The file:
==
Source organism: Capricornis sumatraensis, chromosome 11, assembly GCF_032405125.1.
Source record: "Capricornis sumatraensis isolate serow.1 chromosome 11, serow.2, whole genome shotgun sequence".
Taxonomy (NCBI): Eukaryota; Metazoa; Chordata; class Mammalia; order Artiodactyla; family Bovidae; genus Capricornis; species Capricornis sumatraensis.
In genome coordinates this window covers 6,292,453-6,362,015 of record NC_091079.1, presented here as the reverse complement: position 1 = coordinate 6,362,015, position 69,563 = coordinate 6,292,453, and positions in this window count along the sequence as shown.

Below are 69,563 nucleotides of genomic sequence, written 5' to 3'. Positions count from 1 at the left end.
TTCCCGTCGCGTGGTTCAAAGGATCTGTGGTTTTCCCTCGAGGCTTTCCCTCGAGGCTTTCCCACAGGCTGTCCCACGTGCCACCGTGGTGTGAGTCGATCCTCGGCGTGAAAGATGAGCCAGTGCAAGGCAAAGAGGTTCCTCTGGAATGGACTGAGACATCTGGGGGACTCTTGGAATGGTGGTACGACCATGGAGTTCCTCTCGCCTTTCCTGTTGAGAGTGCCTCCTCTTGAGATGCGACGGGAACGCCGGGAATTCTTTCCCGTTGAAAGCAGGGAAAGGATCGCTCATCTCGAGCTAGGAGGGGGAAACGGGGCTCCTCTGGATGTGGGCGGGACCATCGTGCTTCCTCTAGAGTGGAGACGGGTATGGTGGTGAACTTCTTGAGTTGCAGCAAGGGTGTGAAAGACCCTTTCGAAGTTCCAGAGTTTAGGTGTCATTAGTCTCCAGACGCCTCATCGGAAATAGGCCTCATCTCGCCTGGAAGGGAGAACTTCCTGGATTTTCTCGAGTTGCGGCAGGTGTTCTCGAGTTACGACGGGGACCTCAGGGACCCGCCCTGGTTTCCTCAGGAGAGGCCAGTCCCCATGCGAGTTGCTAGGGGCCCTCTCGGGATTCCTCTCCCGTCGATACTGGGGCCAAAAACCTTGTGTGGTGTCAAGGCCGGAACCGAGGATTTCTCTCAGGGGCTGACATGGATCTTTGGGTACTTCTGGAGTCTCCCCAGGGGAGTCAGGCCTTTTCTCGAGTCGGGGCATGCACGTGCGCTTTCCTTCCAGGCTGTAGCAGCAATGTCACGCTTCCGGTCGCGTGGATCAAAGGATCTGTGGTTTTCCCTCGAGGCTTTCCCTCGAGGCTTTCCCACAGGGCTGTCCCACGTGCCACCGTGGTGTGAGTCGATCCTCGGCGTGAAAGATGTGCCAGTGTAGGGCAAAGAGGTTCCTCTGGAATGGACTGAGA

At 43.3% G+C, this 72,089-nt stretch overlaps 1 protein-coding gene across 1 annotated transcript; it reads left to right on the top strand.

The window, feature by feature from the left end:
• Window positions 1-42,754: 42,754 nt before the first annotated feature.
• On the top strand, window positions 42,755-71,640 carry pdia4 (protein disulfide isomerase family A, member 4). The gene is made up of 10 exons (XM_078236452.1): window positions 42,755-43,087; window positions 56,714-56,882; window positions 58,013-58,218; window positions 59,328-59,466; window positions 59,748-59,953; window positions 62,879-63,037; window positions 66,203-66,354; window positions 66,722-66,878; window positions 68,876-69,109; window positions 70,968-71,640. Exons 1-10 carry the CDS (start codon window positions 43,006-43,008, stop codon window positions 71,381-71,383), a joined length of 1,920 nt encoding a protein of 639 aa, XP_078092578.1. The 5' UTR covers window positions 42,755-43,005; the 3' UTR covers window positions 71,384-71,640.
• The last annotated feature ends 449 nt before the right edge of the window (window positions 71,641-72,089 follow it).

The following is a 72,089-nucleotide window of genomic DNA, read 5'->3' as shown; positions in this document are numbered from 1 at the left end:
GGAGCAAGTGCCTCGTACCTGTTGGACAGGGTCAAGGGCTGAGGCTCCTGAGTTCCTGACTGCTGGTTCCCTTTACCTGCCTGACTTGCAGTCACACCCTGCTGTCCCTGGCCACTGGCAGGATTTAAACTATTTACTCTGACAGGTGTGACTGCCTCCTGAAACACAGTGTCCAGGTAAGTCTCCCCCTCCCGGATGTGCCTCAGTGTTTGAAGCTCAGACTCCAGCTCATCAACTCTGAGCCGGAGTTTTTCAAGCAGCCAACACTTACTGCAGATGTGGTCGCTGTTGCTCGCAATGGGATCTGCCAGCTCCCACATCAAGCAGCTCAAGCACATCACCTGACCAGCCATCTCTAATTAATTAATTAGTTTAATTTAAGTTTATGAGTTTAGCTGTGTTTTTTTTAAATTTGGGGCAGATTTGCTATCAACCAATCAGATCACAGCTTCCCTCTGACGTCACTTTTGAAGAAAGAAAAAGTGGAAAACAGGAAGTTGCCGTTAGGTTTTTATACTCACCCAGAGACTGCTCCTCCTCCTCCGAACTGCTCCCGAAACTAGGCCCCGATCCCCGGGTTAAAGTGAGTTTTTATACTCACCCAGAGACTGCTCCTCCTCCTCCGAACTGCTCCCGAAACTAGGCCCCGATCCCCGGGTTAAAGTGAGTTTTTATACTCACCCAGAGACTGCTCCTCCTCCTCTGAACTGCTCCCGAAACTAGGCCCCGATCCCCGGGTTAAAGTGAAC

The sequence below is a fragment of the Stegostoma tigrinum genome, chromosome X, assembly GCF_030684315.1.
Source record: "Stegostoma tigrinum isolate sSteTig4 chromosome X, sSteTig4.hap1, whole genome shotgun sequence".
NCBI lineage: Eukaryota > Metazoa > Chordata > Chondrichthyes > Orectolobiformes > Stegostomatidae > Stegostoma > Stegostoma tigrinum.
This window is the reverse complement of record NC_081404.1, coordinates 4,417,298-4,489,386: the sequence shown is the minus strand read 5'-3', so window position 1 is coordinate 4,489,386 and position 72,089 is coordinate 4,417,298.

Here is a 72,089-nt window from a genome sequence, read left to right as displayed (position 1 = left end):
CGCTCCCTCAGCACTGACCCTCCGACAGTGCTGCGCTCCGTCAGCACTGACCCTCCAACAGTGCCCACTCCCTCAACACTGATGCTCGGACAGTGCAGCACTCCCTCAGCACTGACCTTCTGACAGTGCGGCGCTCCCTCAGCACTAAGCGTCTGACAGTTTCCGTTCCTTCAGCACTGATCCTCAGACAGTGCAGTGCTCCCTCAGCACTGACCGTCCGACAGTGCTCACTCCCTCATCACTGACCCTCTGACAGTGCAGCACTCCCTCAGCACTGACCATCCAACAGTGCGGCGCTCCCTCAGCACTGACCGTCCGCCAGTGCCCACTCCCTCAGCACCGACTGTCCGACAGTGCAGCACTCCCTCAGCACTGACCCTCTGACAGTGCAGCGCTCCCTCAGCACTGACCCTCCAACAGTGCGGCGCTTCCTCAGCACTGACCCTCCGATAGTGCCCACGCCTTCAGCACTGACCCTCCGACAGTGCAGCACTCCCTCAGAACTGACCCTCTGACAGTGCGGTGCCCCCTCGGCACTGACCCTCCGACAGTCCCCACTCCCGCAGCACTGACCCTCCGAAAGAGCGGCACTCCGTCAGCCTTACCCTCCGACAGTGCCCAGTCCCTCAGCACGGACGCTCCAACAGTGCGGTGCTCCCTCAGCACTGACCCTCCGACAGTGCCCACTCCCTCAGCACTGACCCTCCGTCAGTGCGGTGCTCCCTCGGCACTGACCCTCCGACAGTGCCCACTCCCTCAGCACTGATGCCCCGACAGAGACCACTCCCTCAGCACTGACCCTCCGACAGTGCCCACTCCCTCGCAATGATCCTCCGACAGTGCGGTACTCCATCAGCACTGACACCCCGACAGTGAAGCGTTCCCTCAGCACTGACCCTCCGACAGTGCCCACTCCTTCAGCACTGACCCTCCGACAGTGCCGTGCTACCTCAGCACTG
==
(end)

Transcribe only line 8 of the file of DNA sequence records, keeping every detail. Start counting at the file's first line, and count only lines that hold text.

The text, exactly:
The window, feature by feature from the left end: